8. Firms and freelance solicitors without a website will be required to provide, on request, details of their complaints procedure and of how and when a complaint may be made to the LeO or to us.
  9. Firms will be provided with support and guidance to help them set up the digital badge correctly.
  10. We recognise that knowledge of a firm's complaints procedure is not likely to be a deciding factor for people when choosing a solicitor. However, we know that many clients are hesitant to complain, and that some do not know how to complain when they want to. Our research tells us that 98 percent of firms provide information about their complaints procedure at the start of a matter, but only 37 percent of consumers say they were told about it. And only 4 percent remember being told of their right to escalate their complaint to the LeO at the end of the firm's internal complaints procedure. 21 We think that providing this information openly and transparently on a firm's website will help educate people about their rights to complain if they feel something has gone wrong. It will also enable clients to find this information easily in the event that they cannot find the client care letter or do not know that this is where they can find the complaints procedure. We will work with the LeO to provide standard wording about the right to escalate a complaint to them. Firms may use this wording if they wish.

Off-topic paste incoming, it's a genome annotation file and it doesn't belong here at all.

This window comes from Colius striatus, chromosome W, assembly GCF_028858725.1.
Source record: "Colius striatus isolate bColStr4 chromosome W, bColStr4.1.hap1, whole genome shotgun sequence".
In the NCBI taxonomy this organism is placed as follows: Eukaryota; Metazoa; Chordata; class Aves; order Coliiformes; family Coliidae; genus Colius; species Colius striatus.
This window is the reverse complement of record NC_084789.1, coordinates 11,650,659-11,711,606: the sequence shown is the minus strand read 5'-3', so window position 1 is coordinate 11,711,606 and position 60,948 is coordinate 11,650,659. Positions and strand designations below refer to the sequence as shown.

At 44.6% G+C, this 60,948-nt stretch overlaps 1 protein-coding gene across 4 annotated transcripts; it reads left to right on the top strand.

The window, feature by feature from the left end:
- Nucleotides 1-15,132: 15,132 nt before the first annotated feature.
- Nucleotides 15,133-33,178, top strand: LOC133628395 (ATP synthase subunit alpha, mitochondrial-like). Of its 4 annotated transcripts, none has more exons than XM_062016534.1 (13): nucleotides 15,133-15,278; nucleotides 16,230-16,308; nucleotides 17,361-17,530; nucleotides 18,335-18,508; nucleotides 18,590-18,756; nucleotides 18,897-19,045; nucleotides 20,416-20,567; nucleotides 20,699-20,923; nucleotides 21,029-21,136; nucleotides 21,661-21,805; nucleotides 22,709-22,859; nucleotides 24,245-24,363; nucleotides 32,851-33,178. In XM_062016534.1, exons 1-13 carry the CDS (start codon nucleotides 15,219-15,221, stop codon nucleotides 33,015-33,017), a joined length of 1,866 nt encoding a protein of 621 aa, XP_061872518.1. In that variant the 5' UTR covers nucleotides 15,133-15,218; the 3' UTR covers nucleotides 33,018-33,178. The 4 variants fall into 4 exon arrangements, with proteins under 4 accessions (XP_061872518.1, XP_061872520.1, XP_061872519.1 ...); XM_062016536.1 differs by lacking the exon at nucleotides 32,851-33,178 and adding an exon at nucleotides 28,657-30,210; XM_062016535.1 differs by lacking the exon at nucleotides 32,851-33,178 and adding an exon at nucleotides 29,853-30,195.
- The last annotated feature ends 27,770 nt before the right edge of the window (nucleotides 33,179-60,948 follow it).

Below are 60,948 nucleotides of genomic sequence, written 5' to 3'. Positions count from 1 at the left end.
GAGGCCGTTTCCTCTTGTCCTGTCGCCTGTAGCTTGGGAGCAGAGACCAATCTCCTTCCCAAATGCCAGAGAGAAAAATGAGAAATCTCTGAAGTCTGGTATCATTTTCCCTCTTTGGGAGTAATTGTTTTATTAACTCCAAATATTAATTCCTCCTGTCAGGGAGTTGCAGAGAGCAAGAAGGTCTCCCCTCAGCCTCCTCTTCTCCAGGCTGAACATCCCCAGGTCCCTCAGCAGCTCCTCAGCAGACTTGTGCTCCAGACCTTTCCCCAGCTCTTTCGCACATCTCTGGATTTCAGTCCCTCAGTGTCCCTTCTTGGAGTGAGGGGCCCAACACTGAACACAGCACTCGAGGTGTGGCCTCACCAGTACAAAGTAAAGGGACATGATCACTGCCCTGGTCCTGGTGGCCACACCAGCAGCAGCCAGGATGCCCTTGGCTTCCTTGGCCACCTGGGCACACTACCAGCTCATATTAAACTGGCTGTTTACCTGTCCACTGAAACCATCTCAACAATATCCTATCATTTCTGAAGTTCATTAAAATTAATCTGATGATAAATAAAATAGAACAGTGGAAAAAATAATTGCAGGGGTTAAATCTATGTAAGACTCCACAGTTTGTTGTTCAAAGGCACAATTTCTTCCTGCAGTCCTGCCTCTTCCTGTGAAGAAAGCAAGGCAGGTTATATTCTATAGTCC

11. Two concerns were commonly raised in response to our consultation. Firstly, that there is little knowledge amongst consumers that not all legal services providers are regulated and secondly, a low understanding of the existence and role of the SRA. We will require firms to publicise that they can report concerns about professional conduct to us. Together with the digital badge, this will begin to increase public knowledge and understanding of the SRA and more widely, of the benefits of regulation in the legal services market. We will provide standard wording that firms may adopt if they wish, which will reduce the burden on firms.

Developing a digital register

  1. We proposed to develop a digital register where we will publish key information about the individuals and firms we regulate, for example if we have taken any disciplinary or regulatory action against a firm or individual.

What did people say?

  1. Our proposal to develop an online digital register was well received by the majority of respondents including consumer representative groups, individual solicitors, firms, and professional and. It was felt that easily accessible regulatory, enforcement and disciplinary information about solicitors and firms we regulate could help a consumer validate their choice of provider.

What are we going to do?

  1. We will proceed with developing the register that contains information on all the solicitors and firms we regulate. We will include in the register the data categories we outlined in our original consultation document. A full list is available in our rules. Our aim is to launch our digital register during 2019.